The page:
Chris Sale labors in World Series opener for Red Sox

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USA TODAY

Chris Sale labors in World Series opener for Red Sox

When Chris Sale was with the White Sox, fans dreamed of seeing him headline a postseason playoff rotation.

That never materialized in his time with the White Sox, but Sale is headlining a World Series rotation for the Red Sox. The 29-year-old pitched Game 1 for the Red Sox against the Dodgers on Tuesday.

Sale didn't last long, making it into the fifth and getting pulled before recording an out. In those 4+ innings, Sale gave up three runs while striking out seven.

One of the key plays of the game featured Manny Machado getting an RBI single against Sale in the third inning to tie the game at 2-2. Machado later had an RBI groundout to again tie the game in the fifth before Boston regained the lead in the bottom half of that inning.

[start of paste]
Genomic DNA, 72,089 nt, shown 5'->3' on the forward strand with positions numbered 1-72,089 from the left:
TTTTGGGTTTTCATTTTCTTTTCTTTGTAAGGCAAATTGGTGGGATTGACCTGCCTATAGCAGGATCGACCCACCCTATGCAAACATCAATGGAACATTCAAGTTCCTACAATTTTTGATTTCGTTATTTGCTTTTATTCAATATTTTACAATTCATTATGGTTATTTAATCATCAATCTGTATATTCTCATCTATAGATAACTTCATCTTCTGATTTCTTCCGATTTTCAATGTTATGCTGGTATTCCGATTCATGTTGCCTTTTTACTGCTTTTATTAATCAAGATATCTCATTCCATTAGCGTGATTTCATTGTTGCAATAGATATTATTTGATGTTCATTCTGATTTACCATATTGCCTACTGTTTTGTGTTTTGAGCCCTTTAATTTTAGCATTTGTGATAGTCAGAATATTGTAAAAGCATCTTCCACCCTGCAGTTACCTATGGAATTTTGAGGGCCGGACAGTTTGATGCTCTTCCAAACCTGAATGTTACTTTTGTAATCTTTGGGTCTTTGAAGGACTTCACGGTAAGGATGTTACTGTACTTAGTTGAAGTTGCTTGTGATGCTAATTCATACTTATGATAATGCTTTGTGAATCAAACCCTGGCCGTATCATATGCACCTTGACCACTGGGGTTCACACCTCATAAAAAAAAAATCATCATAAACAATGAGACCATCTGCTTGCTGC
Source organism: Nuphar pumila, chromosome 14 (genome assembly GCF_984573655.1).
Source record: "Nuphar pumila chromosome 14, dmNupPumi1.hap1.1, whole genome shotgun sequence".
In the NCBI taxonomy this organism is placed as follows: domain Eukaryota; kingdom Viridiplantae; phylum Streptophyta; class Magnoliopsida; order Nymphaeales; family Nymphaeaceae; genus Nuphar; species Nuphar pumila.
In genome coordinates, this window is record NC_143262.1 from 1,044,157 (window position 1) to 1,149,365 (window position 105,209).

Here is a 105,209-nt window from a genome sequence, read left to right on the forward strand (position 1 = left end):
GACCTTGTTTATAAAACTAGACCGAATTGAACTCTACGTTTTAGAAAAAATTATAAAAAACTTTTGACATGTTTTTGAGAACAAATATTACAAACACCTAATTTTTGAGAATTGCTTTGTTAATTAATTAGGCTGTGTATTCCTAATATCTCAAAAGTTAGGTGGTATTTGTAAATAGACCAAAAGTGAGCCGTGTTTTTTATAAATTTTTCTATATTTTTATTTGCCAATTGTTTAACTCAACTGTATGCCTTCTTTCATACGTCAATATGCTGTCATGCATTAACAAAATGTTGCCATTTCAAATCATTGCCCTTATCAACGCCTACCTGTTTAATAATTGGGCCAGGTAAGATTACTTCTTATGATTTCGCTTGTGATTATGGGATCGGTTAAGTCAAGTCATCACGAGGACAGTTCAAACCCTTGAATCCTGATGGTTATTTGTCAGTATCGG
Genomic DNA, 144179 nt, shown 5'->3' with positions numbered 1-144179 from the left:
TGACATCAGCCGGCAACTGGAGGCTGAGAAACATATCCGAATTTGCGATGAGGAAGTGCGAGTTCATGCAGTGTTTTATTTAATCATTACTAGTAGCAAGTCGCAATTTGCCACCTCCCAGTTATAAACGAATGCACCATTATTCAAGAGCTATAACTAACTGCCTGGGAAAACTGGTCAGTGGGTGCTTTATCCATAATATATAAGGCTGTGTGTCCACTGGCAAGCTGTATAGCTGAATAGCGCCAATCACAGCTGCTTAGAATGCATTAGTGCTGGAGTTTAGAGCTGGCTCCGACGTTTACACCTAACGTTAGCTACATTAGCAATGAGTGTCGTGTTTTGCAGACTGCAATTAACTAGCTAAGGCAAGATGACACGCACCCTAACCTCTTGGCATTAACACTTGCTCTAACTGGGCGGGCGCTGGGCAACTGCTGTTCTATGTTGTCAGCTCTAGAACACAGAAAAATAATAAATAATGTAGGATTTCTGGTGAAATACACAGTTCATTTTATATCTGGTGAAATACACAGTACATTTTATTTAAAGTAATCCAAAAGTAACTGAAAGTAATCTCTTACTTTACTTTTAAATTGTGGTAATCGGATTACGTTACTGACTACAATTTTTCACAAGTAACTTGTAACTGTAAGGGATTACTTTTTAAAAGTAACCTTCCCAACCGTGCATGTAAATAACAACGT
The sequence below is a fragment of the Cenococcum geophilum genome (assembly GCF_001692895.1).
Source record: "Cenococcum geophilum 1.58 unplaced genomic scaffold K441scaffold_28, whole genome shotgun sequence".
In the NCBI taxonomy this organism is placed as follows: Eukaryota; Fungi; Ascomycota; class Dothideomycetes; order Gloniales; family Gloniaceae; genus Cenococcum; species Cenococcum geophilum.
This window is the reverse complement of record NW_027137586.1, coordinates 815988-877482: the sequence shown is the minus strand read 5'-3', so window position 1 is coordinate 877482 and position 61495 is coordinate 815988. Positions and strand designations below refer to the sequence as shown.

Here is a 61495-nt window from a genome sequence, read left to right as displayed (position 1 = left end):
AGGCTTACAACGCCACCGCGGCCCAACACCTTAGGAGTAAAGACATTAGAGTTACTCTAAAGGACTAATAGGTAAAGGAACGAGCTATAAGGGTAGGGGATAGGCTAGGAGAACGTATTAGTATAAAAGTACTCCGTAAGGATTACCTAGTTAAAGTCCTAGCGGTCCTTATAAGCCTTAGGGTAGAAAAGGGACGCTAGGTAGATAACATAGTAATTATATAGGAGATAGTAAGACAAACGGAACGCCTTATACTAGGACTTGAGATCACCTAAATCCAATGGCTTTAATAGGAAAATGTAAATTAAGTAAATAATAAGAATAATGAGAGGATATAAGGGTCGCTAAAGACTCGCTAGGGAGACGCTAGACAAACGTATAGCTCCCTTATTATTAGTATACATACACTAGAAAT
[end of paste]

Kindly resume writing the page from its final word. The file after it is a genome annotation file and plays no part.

Was that a meeting of the White Sox past (Sale) against the White Sox future (Machado)? Machado will be a highly sought after free agent this winter and the White Sox have been connected to the former Orioles infielder since last offseason.

Game 1 featured a stellar pitching matchup of Sale against Clayton Kershaw, but it didn't materialize as it looked on paper. Sale labored while Kershaw gave up five runs in 4+ innings.

This postseason hasn't been a standout one for Sale. The lefty has a 4.40 ERA in 16 1/3 innings over four appearances (three starts and a relief appearance).

The longer Chris Sale is with the Red Sox, the less this will feel relevant to the White Sox, but it is still something to see the longtime White Sox ace on the mound starting a World Series opener.